(543b) Rheological And Entanglement Characteristics Of Polyethylene Liquids And Visualization Of Conformational Changes In Shear And Elongational Flows

Kim, J. M., The University of Tennessee
Keffer, D. J., University of Tennessee, Knoxville
Kröger, M., ETH-Zurich
Edwards, B. J., University of Tennessee


In this work, we have performed nonequilibrium molecular dynamics simulations and investigated entanglement characteristics of a series of linear-chain polyethylene liquids C24H50, C50H102, C78H158, and C128H258under both planar Couette and planar elongational flow. We also presented visualizations of the molecular structure of these linear polyethylene liquids in the two types of flow and compare them with their equilibrium static structures.   

Technical approach

The NVT NEMD simulations were carried out using the p-SLLOD equations of motion [1] with the Nosé-Hoover thermostat [2] for arbitrary homogeneous flows. In planar Couette flow, the p-SLLOD equations of motion are same as the SLLOD equations of motion [1]. The p-SLLOD equations of motion with Nosé-Hoover thermostat were integrated using the reversible Reference System Propagator Algorithm (r-RESPA) with two time scales, as developed by Tuckerman et al. [3] and applied by Cui. et al. [4]. The long time scale was 2.35fs under PCF and 2.26fs under PEF and the short time scale was 0.452 under PCF and 0.226fs under PEF. We applied the Siepmann-Karaboni-Smit (SKS) united-atom model for linear alkanes [5] to both types of flow. For PEF, the Kraynik-Reinelt Boundary Condition (KRBC) [6] was adopted.

            The densities of each alkane are r = 0.7728 g/cm3 for C24H50, r = 0.7426 g/cm3 for C50H102, r = 0.7640 g/cm3 for C78H158, and r = 0.7754 g/cm3 for C128H258.  The simulations were conducted at the temperature of 450K, with the exception of C24H50, which was conducted at 333K under both PCF and PEF. For PCF, the simulated ranges for dimensionless shear rates r*=rtref  were 0.0005 °Âr* °Â1.0 for C24H50, 0.001°Â r* °Â1.0 for C50H102, 0.0002°Â r* °Â1.0 for C78H158, and 0.0001°Â r* °Â1.0 for C128H258.  For PEF, the equivalent ranges for ¥å*= ¥å tref were 0.0005°Â ¥å* °Â1.0 for C24H50, 0.001°Â ¥å* °Â0.2 for C50H102, 0.0002°Â ¥å* °Â0.2 for C78H158, and 0.0001°Â ¥å* °Â0.2 for C128H258.

We obtained both steady-state and transient system configurations at various strain rates and time values in order to investigate the entanglement properties. For steady-state properties, we collected 1037 configurational data points separated by Rouse time. For transient properties, 114 configurational data points are gathered. We also explored entanglement properties as functions of chain length. With these data, the Z-code [7,8] was applied for quantities characterizing the entanglement network. When applied to a polymeric configuration, it returns the instantaneous configuration of the complete entanglement network, from which various quantities, such as network anisotropy, contour length, stiffness, mesh size, number of knots, and further characteristics, can be evaluated.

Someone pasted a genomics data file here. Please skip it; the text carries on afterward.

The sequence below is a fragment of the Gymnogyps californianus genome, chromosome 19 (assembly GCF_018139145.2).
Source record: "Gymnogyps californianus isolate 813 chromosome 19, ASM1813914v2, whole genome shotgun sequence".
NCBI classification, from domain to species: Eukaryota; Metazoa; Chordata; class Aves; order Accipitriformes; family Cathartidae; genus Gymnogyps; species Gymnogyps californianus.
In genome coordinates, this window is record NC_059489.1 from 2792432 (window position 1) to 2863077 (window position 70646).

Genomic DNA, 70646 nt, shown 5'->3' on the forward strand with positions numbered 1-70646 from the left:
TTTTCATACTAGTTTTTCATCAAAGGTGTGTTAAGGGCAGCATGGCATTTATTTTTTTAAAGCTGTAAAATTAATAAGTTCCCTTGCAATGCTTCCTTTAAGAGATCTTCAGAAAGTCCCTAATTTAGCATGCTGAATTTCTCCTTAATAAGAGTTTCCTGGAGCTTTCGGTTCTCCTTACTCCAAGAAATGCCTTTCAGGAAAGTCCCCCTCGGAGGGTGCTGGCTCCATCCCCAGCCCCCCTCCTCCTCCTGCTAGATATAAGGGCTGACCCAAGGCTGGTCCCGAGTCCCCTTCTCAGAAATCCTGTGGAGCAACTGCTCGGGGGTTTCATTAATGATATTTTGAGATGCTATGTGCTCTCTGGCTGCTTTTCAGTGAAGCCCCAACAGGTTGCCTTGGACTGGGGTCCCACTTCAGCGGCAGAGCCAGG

The viscosities for both flow fields became larger as the chain length increased.  We observed thinning behavior with strain rate in these liquids under both PCF and PEF.  The zero shear-rate viscosity for these polyethylenes was approximately equal to the zero elongation-rate viscosity.  All viscosities followed the power-law model.  Although the power-law index of first elongational viscosity under PEF increased as the chain length increased, it was independent of chain length under PCF. The behavior observed for the mean pressure and the intermolecular LJ potential displayed a distinct correlation for all polyethylene melts.  Similarly, the behavior of <Rete2> and<Rg2> was related to the intramolecular LJ potential energy for all liquids.  The global and local chain flexibilities were examined by investigating the bond-torsional, bond-bending, and bond-stretching energies per mode. As might be expected, the chains are highly flexible at low strain rates, but become fairly stiff at the very highest strain rates simulated. 

The primitive path, Lpp, exhibits an overshoot during the onset of shear flow, and a monotonic increase toward its steady-state value under elongational flow. The variations of Lpp and tube diameter, app, with strain rate are similar, and mirror the behavior of the intramolecular LJ energy and <Rete2>. The number of entanglements monotonically decreases with strain rate in both PCF and PEF. The contour length and app increase monotonically with chain length. These data provide first impressions about the dynamical behavior of the flow-induced network structure. To visualize of conformational changes, we made snapshots of the linear polyethylene liquids for analysis. The figure below displays some sample configurations from the simulations of C128H258 under equilibrium, PCF, and PEF, the latter two at the highest strain rate values simulated.  The upper simulation boxes display the entire number of chains in the systems and the lower boxes display the corresponding network entanglement structures.



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